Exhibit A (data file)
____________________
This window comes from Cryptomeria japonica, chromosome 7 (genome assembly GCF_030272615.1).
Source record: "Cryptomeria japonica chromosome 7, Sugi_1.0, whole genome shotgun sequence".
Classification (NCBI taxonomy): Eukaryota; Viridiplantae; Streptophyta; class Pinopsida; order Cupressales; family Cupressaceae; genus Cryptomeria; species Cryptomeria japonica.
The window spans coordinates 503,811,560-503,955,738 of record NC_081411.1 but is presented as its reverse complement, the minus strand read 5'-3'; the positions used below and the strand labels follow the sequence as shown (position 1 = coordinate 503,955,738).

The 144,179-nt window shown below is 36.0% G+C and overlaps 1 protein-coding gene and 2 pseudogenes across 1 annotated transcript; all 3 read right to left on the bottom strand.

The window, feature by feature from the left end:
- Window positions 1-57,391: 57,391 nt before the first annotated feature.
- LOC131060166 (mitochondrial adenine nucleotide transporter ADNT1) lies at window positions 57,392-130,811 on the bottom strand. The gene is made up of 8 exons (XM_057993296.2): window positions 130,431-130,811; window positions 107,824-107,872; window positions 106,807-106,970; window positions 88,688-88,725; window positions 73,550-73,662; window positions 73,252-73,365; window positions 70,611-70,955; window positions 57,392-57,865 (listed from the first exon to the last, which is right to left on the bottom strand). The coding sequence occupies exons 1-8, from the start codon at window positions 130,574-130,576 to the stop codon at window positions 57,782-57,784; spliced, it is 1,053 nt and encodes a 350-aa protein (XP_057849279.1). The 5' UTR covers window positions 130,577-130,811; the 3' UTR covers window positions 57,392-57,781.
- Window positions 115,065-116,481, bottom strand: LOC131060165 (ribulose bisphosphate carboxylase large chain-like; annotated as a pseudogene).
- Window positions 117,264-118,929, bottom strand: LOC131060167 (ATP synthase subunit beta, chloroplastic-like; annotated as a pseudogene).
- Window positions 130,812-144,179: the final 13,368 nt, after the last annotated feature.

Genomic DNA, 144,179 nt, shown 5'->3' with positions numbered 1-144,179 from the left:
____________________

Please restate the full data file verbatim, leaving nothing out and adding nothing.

This window comes from Cryptomeria japonica, chromosome 7 (genome assembly GCF_030272615.1).
Source record: "Cryptomeria japonica chromosome 7, Sugi_1.0, whole genome shotgun sequence".
Classification (NCBI taxonomy): Eukaryota; Viridiplantae; Streptophyta; class Pinopsida; order Cupressales; family Cupressaceae; genus Cryptomeria; species Cryptomeria japonica.
The window spans coordinates 503,811,560-503,955,738 of record NC_081411.1 but is presented as its reverse complement, the minus strand read 5'-3'; the positions used below and the strand labels follow the sequence as shown (position 1 = coordinate 503,955,738).

The 144,179-nt window shown below is 36.0% G+C and overlaps 1 protein-coding gene and 2 pseudogenes across 1 annotated transcript; all 3 read right to left on the bottom strand.

The window, feature by feature from the left end:
- Window positions 1-57,391: 57,391 nt before the first annotated feature.
- LOC131060166 (mitochondrial adenine nucleotide transporter ADNT1) lies at window positions 57,392-130,811 on the bottom strand. The gene is made up of 8 exons (XM_057993296.2): window positions 130,431-130,811; window positions 107,824-107,872; window positions 106,807-106,970; window positions 88,688-88,725; window positions 73,550-73,662; window positions 73,252-73,365; window positions 70,611-70,955; window positions 57,392-57,865 (listed from the first exon to the last, which is right to left on the bottom strand). The coding sequence occupies exons 1-8, from the start codon at window positions 130,574-130,576 to the stop codon at window positions 57,782-57,784; spliced, it is 1,053 nt and encodes a 350-aa protein (XP_057849279.1). The 5' UTR covers window positions 130,577-130,811; the 3' UTR covers window positions 57,392-57,781.
- Window positions 115,065-116,481, bottom strand: LOC131060165 (ribulose bisphosphate carboxylase large chain-like; annotated as a pseudogene).
- Window positions 117,264-118,929, bottom strand: LOC131060167 (ATP synthase subunit beta, chloroplastic-like; annotated as a pseudogene).
- Window positions 130,812-144,179: the final 13,368 nt, after the last annotated feature.

Genomic DNA, 144,179 nt, shown 5'->3' with positions numbered 1-144,179 from the left: